Don Muller, interim assistant director at Timpanogos Community Mental Health Center, will take over Aug. 1 as the center's new executive director.
The Timp Mental Health Authority board was scheduled to make the announcement Wednesday morning during a Utah County Commission meeting. An announcement was made to employees earlier in the day.Commissioners from Wasatch, Summit and Utah counties interviewed five candidates at the authority board's monthly meeting Tuesday.
"Any one of those five was capable to run the center, especially in a crisis situation. But Don was chosen because he exhibited good people skills, personnel skills and public awareness skills," Utah County Commissioner Gary Anderson said.
"He knows mental health, and we have a high level of confidence in him."
Muller will take over a center that faces personnel, program and fiscal problems. The center's previous director, Glen Brown, resigned several months ago following allegations that he and six other administrators had misused more than $3.5 million in public funds.
Muller has been with the state Division of Mental Health for more than 13 years. Most recently he has worked as a government liaison for the division. He is also a certified clinician.
A committee, which included Utah County Commissioner Malcolm Beck and several interim management team members, screened 100 applicants earlier this month and narrowed the field to 15. The 15 then were narrowed to five finalists.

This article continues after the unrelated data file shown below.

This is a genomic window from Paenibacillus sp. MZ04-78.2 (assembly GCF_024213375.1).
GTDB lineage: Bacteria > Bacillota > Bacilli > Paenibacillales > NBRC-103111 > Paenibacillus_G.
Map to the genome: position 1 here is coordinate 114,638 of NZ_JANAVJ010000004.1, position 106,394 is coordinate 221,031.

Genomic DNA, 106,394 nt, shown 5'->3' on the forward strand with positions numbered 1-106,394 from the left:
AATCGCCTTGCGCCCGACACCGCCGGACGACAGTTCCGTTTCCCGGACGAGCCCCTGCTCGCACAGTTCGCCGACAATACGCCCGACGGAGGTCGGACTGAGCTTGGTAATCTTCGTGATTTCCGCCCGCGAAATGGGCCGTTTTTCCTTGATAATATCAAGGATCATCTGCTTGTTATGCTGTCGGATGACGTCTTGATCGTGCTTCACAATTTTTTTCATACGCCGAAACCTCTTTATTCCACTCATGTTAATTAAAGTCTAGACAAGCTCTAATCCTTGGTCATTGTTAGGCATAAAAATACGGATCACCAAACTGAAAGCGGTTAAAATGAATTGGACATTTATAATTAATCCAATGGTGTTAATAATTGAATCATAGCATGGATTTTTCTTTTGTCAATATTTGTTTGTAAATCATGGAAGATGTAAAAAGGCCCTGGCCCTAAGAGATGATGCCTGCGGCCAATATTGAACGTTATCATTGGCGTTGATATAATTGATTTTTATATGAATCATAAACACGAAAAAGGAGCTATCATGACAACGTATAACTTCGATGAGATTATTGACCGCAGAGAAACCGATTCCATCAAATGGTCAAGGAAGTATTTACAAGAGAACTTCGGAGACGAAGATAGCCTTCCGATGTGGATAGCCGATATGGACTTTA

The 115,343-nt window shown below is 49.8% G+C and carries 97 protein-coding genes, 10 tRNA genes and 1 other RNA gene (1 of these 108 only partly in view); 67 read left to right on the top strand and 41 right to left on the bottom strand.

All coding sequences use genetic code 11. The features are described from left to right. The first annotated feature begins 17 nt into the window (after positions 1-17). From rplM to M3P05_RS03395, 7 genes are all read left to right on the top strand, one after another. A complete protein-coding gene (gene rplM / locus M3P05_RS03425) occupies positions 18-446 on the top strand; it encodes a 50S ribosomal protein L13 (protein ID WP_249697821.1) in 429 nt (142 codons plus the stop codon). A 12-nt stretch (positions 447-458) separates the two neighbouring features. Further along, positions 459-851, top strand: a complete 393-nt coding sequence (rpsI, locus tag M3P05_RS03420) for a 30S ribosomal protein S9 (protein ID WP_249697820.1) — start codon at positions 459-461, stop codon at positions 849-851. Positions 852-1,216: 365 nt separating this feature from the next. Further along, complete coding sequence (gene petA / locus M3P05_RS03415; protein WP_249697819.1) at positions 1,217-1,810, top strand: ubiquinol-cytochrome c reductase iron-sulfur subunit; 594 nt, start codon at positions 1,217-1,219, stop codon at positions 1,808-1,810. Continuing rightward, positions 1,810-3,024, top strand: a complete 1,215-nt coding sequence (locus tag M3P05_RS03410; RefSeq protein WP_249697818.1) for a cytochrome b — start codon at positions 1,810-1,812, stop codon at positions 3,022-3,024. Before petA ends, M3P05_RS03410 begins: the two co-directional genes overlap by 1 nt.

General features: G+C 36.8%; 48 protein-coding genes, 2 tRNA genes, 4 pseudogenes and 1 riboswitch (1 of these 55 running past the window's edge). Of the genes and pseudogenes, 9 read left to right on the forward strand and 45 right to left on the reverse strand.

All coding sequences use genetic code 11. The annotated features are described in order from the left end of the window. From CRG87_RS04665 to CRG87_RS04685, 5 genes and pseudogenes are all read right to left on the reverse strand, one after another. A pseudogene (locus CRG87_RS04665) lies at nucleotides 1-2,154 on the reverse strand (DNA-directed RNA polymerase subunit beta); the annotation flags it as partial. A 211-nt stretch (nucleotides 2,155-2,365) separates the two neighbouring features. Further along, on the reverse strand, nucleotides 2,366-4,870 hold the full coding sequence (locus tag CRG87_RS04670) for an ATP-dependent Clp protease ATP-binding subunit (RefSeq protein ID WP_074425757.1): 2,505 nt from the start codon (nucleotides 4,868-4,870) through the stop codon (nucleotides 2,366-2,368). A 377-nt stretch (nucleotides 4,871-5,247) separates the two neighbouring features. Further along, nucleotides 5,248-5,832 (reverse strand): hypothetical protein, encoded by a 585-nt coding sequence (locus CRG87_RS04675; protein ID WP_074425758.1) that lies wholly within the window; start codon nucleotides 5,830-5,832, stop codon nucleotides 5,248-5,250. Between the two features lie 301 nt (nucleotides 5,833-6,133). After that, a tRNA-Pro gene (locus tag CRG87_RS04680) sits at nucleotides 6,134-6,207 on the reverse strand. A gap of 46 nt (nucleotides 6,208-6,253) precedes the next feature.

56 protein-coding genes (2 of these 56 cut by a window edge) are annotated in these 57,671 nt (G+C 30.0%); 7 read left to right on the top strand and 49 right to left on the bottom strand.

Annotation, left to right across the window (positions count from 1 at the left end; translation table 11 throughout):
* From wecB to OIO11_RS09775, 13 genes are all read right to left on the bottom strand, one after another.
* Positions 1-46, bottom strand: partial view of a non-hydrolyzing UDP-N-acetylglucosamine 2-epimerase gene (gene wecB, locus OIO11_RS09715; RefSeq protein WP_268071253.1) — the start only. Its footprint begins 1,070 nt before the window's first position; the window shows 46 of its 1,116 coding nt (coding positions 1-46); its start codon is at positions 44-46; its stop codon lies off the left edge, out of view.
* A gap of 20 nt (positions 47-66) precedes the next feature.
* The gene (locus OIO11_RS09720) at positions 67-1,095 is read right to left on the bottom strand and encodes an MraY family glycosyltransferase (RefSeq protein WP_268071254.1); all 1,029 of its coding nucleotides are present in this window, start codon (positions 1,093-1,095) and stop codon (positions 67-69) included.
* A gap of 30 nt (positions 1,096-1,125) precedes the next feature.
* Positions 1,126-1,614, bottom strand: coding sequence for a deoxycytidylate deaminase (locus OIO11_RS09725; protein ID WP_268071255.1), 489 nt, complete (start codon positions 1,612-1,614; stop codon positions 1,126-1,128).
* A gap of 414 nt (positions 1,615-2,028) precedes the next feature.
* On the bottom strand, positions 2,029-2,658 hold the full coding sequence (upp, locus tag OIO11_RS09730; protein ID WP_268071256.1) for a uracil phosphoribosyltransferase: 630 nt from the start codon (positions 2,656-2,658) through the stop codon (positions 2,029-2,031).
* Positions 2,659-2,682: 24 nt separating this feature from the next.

Interim Director David Dangerfield will stay on board for a short period to help in the transition, Anderson said. Dangerfield also will submit a transition report before leaving the center.
Dangerfield said Tuesday that he wants county commissioners to know that he enjoyed the challenge of working as interim director at Timp Mental Health.
"My job was to point out to you as best I could the problem areas and the corrective actions to take. I hope that over the last 90 days I've been able to do that."
"I literally don't know what we would have done without Dr. Dangerfield and the rest of the interim management team. The nuts and bolts of the crisis were handled superbly," Anderson said.
Dangerfield and a number of mental health officials from entities throughout the state went to work at the center after a legislative audit found that more than $3.5 million in public funds had been misused in a four-year period.